Nylon 12 is a useful polyamide with electric vehicle production where oil resistance is required. Nylon 12 gives parts a high resistance to chemical intrusions as well as a deterrent to stress cracking and abrasion deterioration. Glass Filled Nylon is a moldable composite thermoplastic or thermosetting polymer with high rigidity, mechanical strength, and resistant to shattering. Stainless Steel parts provide HEV, PHEV, and BEV vehicles with excellent corrosion resistance for circuit board transistors provided cathodic protection parameters are controlled by sacrificial anodes if exposed to biological and variable salinity fluids. A significant portion of Rapid Axis’ prototyping and production has historically used Aluminum alloy 6061, which was created in 1935 to construct aircraft fuselages and was recently used to build the Audi A8 chassis. Aluminum 6061, or originally Alloy 61S, readily accepts welding and can be tempered to precipitate a higher yield strength and incredible durability under cyclic loading. Lead times on parts from Rapid Axis consistently have a turnaround of ten (10) business days, which allows electric vehicle development to hum at a pace unseen in the past.
As original equipment manufacturers (OEM) increase demand for BEV, HEV and PHEV components, Rapid Axis has a track record of supporting the industry through collaboration and production of complex components including electric motors, power distribution modules, thermal management systems, and battery packs which often carry as much as half the cost of electric vehicles. By designing and producing rapid component prototypes, Rapid Axis hopes to drive innovation forward and promote the adoption of the new standard of transportation. Electric Vehicle motor components such as DC-DC converters allow electric vehicles utilizing induction motors to provide customers with reliable torque and reduced magnetic loss. The adoption and use of EV motors create a new paradigm of supporting industries in the aftermarket segment by leveraging the compound annual growth rate of nearly 30%, with some reports expecting the global market to reach over $150 billion by 2025.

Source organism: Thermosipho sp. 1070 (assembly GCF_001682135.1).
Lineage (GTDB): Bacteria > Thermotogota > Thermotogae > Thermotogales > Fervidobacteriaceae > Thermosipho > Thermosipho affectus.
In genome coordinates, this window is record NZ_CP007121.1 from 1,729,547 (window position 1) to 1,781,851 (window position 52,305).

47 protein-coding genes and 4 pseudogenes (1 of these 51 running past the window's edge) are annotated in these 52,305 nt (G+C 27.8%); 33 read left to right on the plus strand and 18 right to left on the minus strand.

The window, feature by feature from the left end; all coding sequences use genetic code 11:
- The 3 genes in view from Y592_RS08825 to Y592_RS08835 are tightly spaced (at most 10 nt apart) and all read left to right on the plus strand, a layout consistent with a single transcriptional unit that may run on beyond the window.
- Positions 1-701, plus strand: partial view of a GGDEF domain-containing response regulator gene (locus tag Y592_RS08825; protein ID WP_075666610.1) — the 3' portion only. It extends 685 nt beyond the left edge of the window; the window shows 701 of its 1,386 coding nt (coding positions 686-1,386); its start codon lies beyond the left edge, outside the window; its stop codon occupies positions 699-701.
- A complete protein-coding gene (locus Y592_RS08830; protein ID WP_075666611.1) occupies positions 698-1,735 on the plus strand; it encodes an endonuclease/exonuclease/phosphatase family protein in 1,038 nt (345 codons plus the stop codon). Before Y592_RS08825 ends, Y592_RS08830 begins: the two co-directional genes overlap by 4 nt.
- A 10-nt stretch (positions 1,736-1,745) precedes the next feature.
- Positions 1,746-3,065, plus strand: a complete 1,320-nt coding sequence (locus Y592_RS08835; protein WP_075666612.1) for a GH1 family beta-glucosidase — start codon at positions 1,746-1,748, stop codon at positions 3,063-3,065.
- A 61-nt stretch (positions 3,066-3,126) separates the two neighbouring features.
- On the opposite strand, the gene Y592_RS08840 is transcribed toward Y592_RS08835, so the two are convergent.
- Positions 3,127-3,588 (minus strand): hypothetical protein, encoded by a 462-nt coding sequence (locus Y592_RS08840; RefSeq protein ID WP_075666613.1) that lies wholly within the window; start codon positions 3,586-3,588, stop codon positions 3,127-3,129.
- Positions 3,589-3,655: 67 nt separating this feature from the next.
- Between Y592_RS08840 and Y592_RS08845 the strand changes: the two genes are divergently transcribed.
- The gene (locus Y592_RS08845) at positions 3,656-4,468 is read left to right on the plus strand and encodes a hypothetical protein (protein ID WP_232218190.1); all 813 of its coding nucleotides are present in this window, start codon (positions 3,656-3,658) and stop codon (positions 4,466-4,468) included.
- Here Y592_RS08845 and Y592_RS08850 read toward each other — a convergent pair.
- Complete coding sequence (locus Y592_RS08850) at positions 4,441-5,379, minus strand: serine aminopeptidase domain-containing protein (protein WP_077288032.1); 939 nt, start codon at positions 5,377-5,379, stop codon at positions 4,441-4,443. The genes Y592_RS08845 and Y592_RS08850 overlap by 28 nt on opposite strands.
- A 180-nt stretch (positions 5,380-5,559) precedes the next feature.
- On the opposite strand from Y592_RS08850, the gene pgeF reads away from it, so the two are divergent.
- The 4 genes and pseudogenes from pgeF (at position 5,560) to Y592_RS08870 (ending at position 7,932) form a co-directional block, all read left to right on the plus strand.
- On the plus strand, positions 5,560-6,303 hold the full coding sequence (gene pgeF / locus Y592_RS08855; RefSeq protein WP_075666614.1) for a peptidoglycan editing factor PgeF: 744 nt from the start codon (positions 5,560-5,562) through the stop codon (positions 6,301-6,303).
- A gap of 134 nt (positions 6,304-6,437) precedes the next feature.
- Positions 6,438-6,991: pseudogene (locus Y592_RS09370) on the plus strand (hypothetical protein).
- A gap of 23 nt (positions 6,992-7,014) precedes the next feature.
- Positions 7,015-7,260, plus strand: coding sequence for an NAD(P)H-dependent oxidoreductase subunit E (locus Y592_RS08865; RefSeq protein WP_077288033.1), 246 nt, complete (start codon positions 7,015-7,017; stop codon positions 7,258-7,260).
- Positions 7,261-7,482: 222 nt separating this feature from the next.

Not many industries can claim they may grow sevenfold in the next five years. Rapid Axis is proud to support the dedicated engineers and dreamers rushing headlong into what is shaping up to be a lively decade of design and collaboration.